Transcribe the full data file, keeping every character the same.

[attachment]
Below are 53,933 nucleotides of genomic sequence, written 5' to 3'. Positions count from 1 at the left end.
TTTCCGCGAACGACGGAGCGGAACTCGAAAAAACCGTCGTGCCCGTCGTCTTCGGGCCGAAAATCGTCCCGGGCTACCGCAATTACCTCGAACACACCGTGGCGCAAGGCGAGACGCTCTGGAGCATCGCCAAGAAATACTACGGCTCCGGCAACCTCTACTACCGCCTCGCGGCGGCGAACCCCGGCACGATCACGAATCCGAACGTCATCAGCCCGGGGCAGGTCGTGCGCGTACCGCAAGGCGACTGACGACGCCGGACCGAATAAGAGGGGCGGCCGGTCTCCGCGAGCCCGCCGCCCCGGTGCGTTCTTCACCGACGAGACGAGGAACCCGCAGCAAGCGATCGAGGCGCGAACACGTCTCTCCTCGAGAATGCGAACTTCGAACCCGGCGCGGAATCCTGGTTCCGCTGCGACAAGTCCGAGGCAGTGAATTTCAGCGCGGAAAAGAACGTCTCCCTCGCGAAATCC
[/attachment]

Below are 53,933 nucleotides of genomic sequence, written 5' to 3'. Positions count from 1 at the left end.
TTTCCGCGAACGACGGAGCGGAACTCGAAAAAACCGTCGTGCCCGTCGTCTTCGGGCCGAAAATCGTCCCGGGCTACCGCAATTACCTCGAACACACCGTGGCGCAAGGCGAGACGCTCTGGAGCATCGCCAAGAAATACTACGGCTCCGGCAACCTCTACTACCGCCTCGCGGCGGCGAACCCCGGCACGATCACGAATCCGAACGTCATCAGCCCGGGGCAGGTCGTGCGCGTACCGCAAGGCGACTGACGACGCCGGACCGAATAAGAGGGGCGGCCGGTCTCCGCGAGCCCGCCGCCCCGGTGCGTTCTTCACCGACGAGACGAGGAACCCGCAGCAAGCGATCGAGGCGCGAACACGTCTCTCCTCGAGAATGCGAACTTCGAACCCGGCGCGGAATCCTGGTTCCGCTGCGACAAGTCCGAGGCAGTGAATTTCAGCGCGGAAAAGAACGTCTCCCTCGCGAAATCC